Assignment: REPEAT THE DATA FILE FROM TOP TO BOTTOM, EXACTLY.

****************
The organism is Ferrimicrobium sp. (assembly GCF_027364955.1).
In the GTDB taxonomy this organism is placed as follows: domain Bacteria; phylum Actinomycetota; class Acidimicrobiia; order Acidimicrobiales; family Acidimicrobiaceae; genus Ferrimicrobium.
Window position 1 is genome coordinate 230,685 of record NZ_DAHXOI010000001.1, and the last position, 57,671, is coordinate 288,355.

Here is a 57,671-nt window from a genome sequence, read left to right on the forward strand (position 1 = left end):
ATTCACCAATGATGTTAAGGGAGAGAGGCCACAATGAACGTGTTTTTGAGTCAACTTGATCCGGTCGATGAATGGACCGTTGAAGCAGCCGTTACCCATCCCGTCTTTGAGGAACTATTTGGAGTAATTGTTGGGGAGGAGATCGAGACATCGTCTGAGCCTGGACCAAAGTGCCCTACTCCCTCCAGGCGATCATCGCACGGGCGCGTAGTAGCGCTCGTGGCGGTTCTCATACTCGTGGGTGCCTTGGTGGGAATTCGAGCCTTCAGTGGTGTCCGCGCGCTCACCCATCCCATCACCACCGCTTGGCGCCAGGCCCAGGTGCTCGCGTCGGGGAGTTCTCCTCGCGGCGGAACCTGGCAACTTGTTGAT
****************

The organism is Ferrimicrobium sp. (assembly GCF_027364955.1).
In the GTDB taxonomy this organism is placed as follows: domain Bacteria; phylum Actinomycetota; class Acidimicrobiia; order Acidimicrobiales; family Acidimicrobiaceae; genus Ferrimicrobium.
Window position 1 is genome coordinate 230,685 of record NZ_DAHXOI010000001.1, and the last position, 57,671, is coordinate 288,355.

Here is a 57,671-nt window from a genome sequence, read left to right on the forward strand (position 1 = left end):
ATTCACCAATGATGTTAAGGGAGAGAGGCCACAATGAACGTGTTTTTGAGTCAACTTGATCCGGTCGATGAATGGACCGTTGAAGCAGCCGTTACCCATCCCGTCTTTGAGGAACTATTTGGAGTAATTGTTGGGGAGGAGATCGAGACATCGTCTGAGCCTGGACCAAAGTGCCCTACTCCCTCCAGGCGATCATCGCACGGGCGCGTAGTAGCGCTCGTGGCGGTTCTCATACTCGTGGGTGCCTTGGTGGGAATTCGAGCCTTCAGTGGTGTCCGCGCGCTCACCCATCCCATCACCACCGCTTGGCGCCAGGCCCAGGTGCTCGCGTCGGGGAGTTCTCCTCGCGGCGGAACCTGGCAACTTGTTGAT